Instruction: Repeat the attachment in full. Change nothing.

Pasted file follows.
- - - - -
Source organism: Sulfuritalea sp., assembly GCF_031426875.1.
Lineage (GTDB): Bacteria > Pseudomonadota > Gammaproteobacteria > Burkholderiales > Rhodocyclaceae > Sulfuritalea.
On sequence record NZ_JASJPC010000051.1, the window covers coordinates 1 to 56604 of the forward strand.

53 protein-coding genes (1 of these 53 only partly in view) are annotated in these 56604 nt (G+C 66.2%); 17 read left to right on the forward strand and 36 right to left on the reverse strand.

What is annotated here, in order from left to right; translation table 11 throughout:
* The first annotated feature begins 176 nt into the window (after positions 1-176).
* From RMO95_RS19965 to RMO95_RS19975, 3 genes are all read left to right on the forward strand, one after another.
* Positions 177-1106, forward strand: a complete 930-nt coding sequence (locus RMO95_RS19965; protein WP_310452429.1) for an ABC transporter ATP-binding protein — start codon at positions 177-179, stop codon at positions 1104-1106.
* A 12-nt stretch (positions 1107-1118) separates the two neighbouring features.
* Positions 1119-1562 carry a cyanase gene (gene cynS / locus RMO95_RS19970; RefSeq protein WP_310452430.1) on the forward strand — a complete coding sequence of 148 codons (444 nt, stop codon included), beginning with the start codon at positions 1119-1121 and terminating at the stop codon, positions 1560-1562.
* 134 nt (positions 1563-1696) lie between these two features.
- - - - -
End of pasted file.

Source organism: Sulfuritalea sp., assembly GCF_031426875.1.
Lineage (GTDB): Bacteria > Pseudomonadota > Gammaproteobacteria > Burkholderiales > Rhodocyclaceae > Sulfuritalea.
On sequence record NZ_JASJPC010000051.1, the window covers coordinates 1 to 56604 of the forward strand.

53 protein-coding genes (1 of these 53 only partly in view) are annotated in these 56604 nt (G+C 66.2%); 17 read left to right on the forward strand and 36 right to left on the reverse strand.

What is annotated here, in order from left to right; translation table 11 throughout:
* The first annotated feature begins 176 nt into the window (after positions 1-176).
* From RMO95_RS19965 to RMO95_RS19975, 3 genes are all read left to right on the forward strand, one after another.
* Positions 177-1106, forward strand: a complete 930-nt coding sequence (locus RMO95_RS19965; protein WP_310452429.1) for an ABC transporter ATP-binding protein — start codon at positions 177-179, stop codon at positions 1104-1106.
* A 12-nt stretch (positions 1107-1118) separates the two neighbouring features.
* Positions 1119-1562 carry a cyanase gene (gene cynS / locus RMO95_RS19970; RefSeq protein WP_310452430.1) on the forward strand — a complete coding sequence of 148 codons (444 nt, stop codon included), beginning with the start codon at positions 1119-1121 and terminating at the stop codon, positions 1560-1562.
* 134 nt (positions 1563-1696) lie between these two features.